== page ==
Women who have hypertensive diseases during pregnancy seem to be at higher risk of having troublesome hot flashes and night sweats at menopause, report researchers from the Netherlands in an article published online today ...

Recommended for you

Graphic warning labels linked to reduced sugary drink purchases

June 18, 2018
Warning labels that include photos linking sugary drink consumption with obesity, type 2 diabetes, and tooth decay, may reduce purchases of the drinks, according to a new study by researchers from Harvard T.H. Chan School ...

Study unmasks scale of patient doctor divide

June 13, 2018
A study has estimated that around three million Britons—or 7.6 % of the country—believe they have experienced a harmful or potentially harmful but preventable problem in primary healthcare.

Lentils significantly reduce blood glucose levels, study reveals

June 13, 2018
Replacing potatoes or rice with pulses can lower your blood glucose levels by more than 20 per cent, according to a first-ever University of Guelph study.

Researcher studies the impact religion has on sleep quality

June 13, 2018
Can a person's religious practices impact their sleep quality? That's the focus of a new study by Christopher Ellison in The University of Texas at San Antonio (UTSA) Department of Sociology and his collaborators.

Mediterranean-style eating with lean, unprocessed red meat improves heart disease risk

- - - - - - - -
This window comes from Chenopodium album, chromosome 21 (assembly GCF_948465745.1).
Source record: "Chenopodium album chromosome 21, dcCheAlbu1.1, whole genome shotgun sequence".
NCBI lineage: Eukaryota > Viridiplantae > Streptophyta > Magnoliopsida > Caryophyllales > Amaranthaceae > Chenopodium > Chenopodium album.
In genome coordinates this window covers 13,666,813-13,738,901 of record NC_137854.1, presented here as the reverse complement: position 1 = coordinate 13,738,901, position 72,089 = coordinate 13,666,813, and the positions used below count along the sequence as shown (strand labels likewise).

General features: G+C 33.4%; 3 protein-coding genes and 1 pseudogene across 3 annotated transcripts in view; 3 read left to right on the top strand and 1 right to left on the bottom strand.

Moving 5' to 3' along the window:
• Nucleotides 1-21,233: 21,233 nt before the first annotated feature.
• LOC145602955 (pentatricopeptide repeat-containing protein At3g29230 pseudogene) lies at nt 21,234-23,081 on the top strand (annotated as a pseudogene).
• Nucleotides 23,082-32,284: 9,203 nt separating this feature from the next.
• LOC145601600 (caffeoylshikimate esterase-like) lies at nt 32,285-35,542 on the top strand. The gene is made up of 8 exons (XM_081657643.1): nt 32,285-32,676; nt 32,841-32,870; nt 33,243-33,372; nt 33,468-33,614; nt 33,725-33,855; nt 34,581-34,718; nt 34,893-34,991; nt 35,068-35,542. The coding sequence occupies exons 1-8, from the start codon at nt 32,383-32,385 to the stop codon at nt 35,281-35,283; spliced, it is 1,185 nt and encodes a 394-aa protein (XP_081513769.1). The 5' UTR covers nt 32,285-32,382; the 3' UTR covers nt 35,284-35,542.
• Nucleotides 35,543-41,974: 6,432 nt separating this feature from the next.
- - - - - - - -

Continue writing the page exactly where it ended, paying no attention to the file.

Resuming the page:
June 13, 2018
Adopting a Mediterranean-style eating pattern improves heart health, with or without reducing red meat intake, if the red meat consumed is lean and unprocessed, according to a Purdue University nutrition study.

Sleeping too much or not enough may have bad effects on health

June 12, 2018
Fewer than six and more than ten hours of sleep per day are associated with metabolic syndrome and its individual components, according to a study published in the open access journal BMC Public Health that involved 133,608 ...

1 comment

Adjust slider to filter visible comments by rank

Display comments: newest first

serena_burris
not rated yet Mar 18, 2015
Yes I agree there is still alternatives to hormones therapy to treat hot flahes and other menopause symptoms. Being healthy, doing some sport and following a diet is the first step. Search for every foods that can reduce hot flashes, avoid triggers like alcohol and cigarettes. Natural supplements such as Macafem or black cohosh can help too.

Please sign in to add a comment. Registration is free, and takes less than a minute. Read more

Click here to reset your password.
Sign in to get notified via email when new comments are made.